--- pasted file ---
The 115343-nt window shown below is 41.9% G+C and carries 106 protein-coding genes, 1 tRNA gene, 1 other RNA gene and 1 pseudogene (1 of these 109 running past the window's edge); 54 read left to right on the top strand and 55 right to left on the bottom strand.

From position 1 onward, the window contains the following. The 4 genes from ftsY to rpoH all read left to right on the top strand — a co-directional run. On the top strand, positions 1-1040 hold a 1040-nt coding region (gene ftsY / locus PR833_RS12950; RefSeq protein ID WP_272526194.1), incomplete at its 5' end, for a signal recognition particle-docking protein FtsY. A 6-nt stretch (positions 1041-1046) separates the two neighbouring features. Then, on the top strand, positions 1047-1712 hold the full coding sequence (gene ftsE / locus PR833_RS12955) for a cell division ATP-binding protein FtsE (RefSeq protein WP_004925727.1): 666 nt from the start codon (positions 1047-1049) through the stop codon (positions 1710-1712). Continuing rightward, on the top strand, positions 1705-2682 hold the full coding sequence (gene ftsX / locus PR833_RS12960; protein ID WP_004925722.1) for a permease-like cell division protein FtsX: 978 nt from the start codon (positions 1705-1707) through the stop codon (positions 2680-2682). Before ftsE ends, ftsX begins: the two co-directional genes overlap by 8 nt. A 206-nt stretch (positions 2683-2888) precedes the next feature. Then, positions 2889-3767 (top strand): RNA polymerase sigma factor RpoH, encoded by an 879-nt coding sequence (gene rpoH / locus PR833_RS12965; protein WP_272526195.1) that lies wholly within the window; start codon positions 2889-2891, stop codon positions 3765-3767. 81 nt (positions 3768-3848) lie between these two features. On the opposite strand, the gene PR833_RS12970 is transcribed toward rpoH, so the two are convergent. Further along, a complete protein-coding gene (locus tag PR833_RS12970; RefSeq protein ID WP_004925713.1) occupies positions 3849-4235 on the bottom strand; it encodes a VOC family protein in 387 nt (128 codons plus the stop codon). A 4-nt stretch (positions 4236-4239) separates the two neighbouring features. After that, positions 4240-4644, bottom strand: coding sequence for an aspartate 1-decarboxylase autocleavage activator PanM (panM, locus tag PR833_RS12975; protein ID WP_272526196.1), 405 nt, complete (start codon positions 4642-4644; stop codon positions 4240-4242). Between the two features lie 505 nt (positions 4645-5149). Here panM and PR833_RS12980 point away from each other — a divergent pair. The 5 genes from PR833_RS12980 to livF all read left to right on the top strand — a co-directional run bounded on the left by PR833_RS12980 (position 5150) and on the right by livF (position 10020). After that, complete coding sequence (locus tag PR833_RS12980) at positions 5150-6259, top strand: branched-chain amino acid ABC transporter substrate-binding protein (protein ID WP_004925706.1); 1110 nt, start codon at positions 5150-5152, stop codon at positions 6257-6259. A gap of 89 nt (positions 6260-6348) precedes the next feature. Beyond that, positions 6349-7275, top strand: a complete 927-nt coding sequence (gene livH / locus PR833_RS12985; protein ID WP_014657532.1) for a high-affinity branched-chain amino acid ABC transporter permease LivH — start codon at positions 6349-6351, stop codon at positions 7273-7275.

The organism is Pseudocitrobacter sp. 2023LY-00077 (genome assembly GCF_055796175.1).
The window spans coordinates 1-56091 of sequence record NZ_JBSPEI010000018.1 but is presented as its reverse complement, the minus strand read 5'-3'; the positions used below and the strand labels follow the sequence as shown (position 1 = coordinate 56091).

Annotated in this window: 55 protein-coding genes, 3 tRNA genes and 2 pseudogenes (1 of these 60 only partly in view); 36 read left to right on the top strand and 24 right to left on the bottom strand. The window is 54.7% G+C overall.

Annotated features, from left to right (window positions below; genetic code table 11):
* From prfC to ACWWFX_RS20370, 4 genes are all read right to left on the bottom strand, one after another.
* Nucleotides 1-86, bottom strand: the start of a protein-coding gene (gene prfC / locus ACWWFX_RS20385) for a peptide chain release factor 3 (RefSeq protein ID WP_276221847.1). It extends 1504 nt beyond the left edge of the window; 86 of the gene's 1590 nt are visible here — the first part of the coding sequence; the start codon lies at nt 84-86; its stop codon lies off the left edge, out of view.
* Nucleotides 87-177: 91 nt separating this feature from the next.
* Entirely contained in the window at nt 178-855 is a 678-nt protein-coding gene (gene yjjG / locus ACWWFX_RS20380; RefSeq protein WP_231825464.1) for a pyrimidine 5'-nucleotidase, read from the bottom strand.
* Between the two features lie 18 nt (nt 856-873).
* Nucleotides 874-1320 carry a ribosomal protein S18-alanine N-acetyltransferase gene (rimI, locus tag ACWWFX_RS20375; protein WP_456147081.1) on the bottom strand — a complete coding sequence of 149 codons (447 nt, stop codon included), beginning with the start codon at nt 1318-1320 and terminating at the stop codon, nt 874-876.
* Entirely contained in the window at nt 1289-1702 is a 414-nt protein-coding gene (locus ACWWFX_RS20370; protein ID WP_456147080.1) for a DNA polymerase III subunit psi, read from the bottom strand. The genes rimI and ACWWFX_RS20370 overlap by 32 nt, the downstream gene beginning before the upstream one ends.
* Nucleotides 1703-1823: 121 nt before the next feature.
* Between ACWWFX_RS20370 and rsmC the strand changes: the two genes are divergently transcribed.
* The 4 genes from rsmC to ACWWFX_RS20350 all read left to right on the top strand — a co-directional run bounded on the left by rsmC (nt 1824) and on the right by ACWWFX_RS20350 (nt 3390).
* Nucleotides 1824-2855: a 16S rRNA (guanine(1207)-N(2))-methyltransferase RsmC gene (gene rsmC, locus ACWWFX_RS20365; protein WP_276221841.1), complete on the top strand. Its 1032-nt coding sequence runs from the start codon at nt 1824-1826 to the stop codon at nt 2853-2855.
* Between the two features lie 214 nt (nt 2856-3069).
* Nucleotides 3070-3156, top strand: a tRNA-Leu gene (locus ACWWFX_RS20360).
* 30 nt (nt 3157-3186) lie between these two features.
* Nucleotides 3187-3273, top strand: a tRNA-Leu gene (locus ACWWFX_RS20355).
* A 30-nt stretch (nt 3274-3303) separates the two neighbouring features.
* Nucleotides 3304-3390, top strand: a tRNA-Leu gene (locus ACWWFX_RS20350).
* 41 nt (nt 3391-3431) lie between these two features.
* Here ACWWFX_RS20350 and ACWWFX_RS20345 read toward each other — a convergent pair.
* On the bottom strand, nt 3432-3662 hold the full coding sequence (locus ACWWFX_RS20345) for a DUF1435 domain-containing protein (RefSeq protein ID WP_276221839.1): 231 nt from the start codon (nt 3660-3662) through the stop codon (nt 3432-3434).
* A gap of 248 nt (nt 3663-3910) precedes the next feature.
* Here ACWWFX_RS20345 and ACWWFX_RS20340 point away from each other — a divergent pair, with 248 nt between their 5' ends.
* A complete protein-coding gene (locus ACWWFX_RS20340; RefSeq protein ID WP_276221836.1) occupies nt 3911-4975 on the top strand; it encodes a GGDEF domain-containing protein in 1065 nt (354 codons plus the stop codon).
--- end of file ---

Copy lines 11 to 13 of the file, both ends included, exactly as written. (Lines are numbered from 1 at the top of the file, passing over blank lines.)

* Between the two features lie 18 nt (nt 856-873).
* Nucleotides 874-1320 carry a ribosomal protein S18-alanine N-acetyltransferase gene (rimI, locus tag ACWWFX_RS20375; protein WP_456147081.1) on the bottom strand — a complete coding sequence of 149 codons (447 nt, stop codon included), beginning with the start codon at nt 1318-1320 and terminating at the stop codon, nt 874-876.
* Entirely contained in the window at nt 1289-1702 is a 414-nt protein-coding gene (locus ACWWFX_RS20370; protein ID WP_456147080.1) for a DNA polymerase III subunit psi, read from the bottom strand. The genes rimI and ACWWFX_RS20370 overlap by 32 nt, the downstream gene beginning before the upstream one ends.